While television advertising is here to stay, relatively flat growth forecast over the next five years means broadcasters must advance new strategies to provide sustainable growth and avoid losing ground to competitors. That is the view of a research report produced by IHS Screen Digest in association with online video advertising platform provider VideoPlaza. Sorosh Tavakoli, the founder and chief executive of VideoPlaza, discussed the conclusions with William Cooper of informitv.
Traditional television advertising is still preferred for brand advertisers and has maintained its share of all media advertising. The general advantages of television advertising in creating emotional connections between brands and consumers remain.
However, the report suggests that increased pressure on pricing, audience fragmentation across digital media and rising demand for more granular and timely return-on-investment metrics from the demand side is pressing broadcasters to diversify their advertising business model beyond linear television.
With the growth in online advertising, video facilitates the proliferation of brand advertising. The delivery of audio-visual brand narratives is no longer confined to the broadcast environment. The report observes that the industry adage that “TV is the worst form of advertising except all others that have been tried” may still hold true today, but the nature of what constitutes television is changing.
By the end of 2014, IHS Screen Digest expects that in North America and Western Europe there will be more active connected living-room devices, including televisions, set-top boxes and games consoles, than television homes. There are already more connected devices in these markets than there are television households when smartphones and tablets are included.
This introduces further complexity and cost for anyone wishing to aggregate audiences across such devices. The world of online video advertising has many more variables than the traditional television broadcast environment, which is limited by historical convention, broadcast economics and regulation.
In order to make the most of the opportunities presented by new connected devices the fragmentation of platforms must be forged into a cohesive ecosystem to deliver reach and scale, which is imperative if this is to become a viable alternative channel for brand advertising.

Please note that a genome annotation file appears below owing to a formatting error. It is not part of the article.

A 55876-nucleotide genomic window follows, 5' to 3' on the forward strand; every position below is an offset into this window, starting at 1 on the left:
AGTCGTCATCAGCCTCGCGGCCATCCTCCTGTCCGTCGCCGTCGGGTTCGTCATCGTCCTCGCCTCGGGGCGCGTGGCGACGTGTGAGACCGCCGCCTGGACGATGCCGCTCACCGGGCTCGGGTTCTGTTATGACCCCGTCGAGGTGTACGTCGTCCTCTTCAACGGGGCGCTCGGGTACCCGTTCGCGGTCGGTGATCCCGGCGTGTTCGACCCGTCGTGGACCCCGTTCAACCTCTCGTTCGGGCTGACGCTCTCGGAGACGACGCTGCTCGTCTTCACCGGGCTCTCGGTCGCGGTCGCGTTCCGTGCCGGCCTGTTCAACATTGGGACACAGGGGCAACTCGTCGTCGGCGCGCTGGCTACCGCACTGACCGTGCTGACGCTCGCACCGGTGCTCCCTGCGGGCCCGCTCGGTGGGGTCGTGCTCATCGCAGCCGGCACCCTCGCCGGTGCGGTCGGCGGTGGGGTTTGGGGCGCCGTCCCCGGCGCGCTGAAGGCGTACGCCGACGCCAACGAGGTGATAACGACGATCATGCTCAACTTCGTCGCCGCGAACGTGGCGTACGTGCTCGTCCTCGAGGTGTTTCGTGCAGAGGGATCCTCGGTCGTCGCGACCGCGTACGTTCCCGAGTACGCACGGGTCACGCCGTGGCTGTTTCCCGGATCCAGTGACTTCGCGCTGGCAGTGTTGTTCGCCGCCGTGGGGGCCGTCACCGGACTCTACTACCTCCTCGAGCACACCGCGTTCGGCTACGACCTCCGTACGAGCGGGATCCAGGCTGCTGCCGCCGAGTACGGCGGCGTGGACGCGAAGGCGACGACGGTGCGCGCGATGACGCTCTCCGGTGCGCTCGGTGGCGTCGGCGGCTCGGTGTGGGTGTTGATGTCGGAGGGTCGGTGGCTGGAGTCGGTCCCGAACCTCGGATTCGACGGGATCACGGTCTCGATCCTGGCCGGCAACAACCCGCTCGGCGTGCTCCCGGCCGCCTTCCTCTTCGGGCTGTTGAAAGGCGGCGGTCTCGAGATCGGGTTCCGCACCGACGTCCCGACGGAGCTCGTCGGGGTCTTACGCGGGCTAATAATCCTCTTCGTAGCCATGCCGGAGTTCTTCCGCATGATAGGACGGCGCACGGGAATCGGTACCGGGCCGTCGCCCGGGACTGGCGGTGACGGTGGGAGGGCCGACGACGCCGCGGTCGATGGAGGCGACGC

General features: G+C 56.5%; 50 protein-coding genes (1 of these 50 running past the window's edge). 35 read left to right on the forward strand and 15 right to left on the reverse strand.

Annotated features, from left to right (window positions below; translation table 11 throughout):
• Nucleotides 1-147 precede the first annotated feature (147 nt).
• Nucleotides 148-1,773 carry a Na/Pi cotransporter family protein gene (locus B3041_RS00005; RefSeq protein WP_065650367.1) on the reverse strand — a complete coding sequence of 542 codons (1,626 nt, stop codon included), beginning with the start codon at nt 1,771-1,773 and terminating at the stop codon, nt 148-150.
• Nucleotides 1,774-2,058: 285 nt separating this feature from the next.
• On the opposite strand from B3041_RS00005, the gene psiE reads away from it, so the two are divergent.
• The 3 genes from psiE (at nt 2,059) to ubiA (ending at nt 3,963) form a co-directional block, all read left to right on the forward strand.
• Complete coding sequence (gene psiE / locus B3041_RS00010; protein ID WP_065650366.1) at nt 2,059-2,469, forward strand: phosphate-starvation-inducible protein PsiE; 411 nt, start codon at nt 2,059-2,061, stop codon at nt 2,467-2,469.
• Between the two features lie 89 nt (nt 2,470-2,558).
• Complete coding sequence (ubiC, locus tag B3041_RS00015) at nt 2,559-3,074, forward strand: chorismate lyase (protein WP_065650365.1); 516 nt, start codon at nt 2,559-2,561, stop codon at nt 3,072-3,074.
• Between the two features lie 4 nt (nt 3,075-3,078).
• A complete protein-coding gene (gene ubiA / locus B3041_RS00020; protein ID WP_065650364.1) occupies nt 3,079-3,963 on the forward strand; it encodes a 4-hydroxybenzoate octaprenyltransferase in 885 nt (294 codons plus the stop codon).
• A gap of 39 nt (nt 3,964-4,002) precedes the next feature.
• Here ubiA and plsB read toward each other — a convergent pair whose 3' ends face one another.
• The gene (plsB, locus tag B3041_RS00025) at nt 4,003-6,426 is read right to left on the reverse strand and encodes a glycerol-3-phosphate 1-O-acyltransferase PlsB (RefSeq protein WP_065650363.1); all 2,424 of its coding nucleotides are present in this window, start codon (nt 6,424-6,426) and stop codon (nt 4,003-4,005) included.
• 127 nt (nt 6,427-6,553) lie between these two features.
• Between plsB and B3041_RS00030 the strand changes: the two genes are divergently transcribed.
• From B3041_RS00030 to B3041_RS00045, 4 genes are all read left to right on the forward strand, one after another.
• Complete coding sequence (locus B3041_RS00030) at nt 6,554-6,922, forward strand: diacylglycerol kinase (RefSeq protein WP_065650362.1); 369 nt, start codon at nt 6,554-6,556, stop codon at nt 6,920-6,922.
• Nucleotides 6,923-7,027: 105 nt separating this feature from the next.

The implication of this is that broadcasters should delegate the delivery of online video advertising to partners such as VideoPlaza that can offer economies of scale, while they focus on providing programming.
“The final goal is to help our clients sell one audience,” explained Sorosh Tavakoli, the founder and chief executive of VideoPlaza. “Advertising is a business of scale. You want to sell one audience. We’re the first platform in the world where we can sell one campaign across all those devices and allocate it dynamically.”
VideoPlaza has profiled more than 7,000 different connected device configurations. Once an advert is loaded into the VideoPlaza Karbon platform, various versions are created for each of the different devices and displays that will be targeted. When a video player makes a request for an advert it can be profiled by its user agent identifier, so that the appropriate advertising asset can be delivered according to the media context. It means that a campaign can be sold across a range of devices and displays.
Given that a number of online video platforms also aim to deliver video programming across a range of platforms, informitv asked why it was desirable to decouple the advertising.
Sorosh suggested that it was important to maintain a separation between programming and advertising. VideoPlaza integrates with many of the major players in online video. While there would inevitably be fragmentation across different platforms, he said media companies should have a single provider for their advertising inventory.
“Your distribution strategy should be promiscuous when it comes to programming, but be very conservative with the control of the advertising sales,” he said. “You want advertisers only to be able to buy from you.”
“Consumption will gradually shift from a broadcast model to an IP delivered model,” he predicted. “Broadcasters have a fantastic opportunity to build a strong position online.”
Meanwhile VideoPlaza seems to be growing rapidly, although it faces competition from the likes of Google. However, many media companies may be less circumspect about dealing with a technology provider like VideoPlaza. The company operates a software as a service model and charges on the basis of volume rather than a share of revenue, leaving media companies to sell advertising in much the same way as they have always done.
A Future for TV: IP-delivered video advertising in a connected world is a report produced by IHS Screen Digest in association with VideoPlaza.